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CHAPTER ONE - Scarcely a Life's
CHAPTER ONE - Scarcely a Life's Work
Earl "Red" Blaik - Chapter 1
Scarcely a Life's Work
By Hugh Wyatt
A native of Dayton, Ohio, Earl Blaik graduated from Miami (Ohio) University in 1918, where he lettered in three sports. (The great number of outstanding coaches associated with Miami have since earned it the nickname, "Cradle of Coaches.") With World War I raging, and wanting desperately to become an officer, Blaik won an appointment to West Point.
There, he played football, graduating from the Military Academy in 1920. By then, though, the war was over, and with no future for a young officer in a rapidly downsizing army, he served two years then left the service.
Back in Dayton, he went into the home-building business with his dad. But he had caught the football bug, and in 1924 and 1925, he was able to arrange his work schedule so that he could coach the ends at nearby Miami. In 1926, he took two months off to assist at Wisconsin, and in 1927 he was persuaded to return to assist at West Point - for one season only.
"After what I had seen at Wisconsin, " he recalled thinking, "I was convinced football coaching was not so stable a pursuit as building houses, and scarcely a life's work to aspire to."
But one season at West Point led to two, and two led to three, and after three seasons at West Point as a "temporary" coach, Blaik finally went full-time in 1930. In 1934, passed over for the head coaching job because of a long-standing policy which required West Point's head coach to be an officer on active duty, Blaik took the head job at Dartmouth, the elite Ivy League college in Hanover, New Hampshire.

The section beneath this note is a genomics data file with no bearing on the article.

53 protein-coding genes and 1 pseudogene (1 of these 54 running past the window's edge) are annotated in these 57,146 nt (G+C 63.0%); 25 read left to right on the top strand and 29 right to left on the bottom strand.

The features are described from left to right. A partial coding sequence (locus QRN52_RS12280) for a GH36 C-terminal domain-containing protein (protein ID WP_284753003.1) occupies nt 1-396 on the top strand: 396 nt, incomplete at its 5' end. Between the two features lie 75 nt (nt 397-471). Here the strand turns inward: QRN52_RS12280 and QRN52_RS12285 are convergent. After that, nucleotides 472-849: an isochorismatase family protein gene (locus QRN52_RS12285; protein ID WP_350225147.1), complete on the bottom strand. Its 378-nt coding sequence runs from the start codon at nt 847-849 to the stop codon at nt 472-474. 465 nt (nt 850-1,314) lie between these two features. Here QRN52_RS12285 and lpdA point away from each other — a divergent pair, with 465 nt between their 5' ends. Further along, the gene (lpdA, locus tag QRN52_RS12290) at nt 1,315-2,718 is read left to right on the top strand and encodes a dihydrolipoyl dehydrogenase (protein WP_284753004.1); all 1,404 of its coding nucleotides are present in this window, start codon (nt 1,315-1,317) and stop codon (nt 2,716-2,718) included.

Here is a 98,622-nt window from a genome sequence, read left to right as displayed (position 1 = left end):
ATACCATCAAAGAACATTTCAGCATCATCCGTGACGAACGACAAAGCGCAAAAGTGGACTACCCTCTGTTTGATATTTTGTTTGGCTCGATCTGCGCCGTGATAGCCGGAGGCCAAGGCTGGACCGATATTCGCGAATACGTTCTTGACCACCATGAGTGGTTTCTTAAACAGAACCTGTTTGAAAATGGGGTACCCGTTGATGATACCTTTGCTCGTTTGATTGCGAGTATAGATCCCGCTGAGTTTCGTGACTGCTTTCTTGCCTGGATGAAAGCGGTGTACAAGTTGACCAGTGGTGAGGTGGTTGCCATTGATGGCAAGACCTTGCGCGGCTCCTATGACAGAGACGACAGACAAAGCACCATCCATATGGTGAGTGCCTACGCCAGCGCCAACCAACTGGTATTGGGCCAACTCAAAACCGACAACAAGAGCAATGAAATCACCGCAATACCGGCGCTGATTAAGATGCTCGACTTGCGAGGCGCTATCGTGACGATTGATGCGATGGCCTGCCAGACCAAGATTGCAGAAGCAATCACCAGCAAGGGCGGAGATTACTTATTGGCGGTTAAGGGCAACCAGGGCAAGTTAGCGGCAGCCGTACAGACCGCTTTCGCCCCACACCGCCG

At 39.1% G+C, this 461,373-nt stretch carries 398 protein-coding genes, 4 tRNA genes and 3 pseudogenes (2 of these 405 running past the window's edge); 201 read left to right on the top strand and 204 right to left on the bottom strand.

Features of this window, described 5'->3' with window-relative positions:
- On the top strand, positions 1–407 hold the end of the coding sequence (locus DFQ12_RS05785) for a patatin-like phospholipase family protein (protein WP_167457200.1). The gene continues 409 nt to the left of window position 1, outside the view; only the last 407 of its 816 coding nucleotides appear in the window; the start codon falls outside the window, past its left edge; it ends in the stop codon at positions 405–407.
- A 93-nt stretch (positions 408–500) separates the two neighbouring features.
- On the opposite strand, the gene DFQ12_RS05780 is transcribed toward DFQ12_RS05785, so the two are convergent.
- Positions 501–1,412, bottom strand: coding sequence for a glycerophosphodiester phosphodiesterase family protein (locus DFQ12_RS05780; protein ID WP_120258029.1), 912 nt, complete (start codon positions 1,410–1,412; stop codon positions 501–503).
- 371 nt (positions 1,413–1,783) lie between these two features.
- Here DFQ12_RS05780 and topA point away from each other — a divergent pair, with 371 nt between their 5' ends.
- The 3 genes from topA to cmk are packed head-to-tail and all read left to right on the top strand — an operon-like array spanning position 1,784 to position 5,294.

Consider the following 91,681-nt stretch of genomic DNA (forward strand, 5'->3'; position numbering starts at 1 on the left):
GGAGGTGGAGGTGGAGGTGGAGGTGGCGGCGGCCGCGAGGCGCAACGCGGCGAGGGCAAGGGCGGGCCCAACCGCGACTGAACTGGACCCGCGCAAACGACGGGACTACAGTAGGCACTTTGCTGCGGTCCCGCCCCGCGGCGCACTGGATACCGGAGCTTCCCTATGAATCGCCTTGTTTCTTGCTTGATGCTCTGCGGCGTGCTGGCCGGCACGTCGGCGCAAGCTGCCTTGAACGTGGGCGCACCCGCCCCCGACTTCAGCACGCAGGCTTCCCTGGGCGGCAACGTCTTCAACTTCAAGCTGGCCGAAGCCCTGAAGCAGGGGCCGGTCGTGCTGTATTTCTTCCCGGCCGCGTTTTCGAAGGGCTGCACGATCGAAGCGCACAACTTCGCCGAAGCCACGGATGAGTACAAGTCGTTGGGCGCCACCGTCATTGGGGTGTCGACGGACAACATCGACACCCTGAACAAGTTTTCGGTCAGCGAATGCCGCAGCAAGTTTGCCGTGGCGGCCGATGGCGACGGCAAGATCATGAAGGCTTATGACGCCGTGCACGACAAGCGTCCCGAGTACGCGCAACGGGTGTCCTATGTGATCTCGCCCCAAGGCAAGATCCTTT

There, his West Point training ran smack up against what he called the "spirit of good fellowship" - at Dartmouth, the emphasis had clearly been on having fun. Once the Ivy-Leaguers understood what he was trying to accomplish, though, Blaik discovered that, just like West Point Cadets, "they accepted discipline, sacrifice, and subordination to team effort as a necessary part of success."
Blaik's approach turned Dartmouth into an Ivy power. Perhaps the most famous game he was involved in while at Dartmouth was the so-called "Fifth-down" Game in 1940, in which Cornell, winner of 18 straight and ranked number 1 nationally, was down 3-0 in the fourth quarter, and facing an upset. But in the confusion and excitement as Dartmouth fought furiously to defend its goal line against a final, desperate Cornell drive, a last-minute official's mistake gave Cornell a fifth down. Taking full advantage, the Big Red scored a touchdown with two seconds remaining to pull out a 7-3 win and remain unbeaten. Dartmouth players realized at the time what had happened, and so did most reporters covering the game. So did Blaik. But when Cornell's athletic director and president viewed the game films on Monday, they recognized the officials' error, and to their everlasting credit, conceded the win to Dartmouth, ending their team's 18-game win streak and toppling them from their place atop the national rankings! (Imagine that happening today?)
After seven years at Dartmouth, Blaik had built a powerful football team and compiled a record of 45-15. West Point, meanwhile, was coming off a disastrous 1940 season. "It looks," the Superintendent told the school's athletic board, "as if we are developing the finest bunch of losers in the world." Not entirely pleased with that state of affairs at a school whose mission was to produce winners, and convinced that Blaik was the man to turn things around, the Superintendent arranged to change the active-officers-only policy that had earlier prevented Blaik's hiring, and offered him the job.
When Blaik asked for some time to talk things over with his family, his assistants, and the President of Dartmouth, the Superintendent agreed, "Take all the time you want, Earl, "he told him. "But just remember one thing: West Point needs you!"
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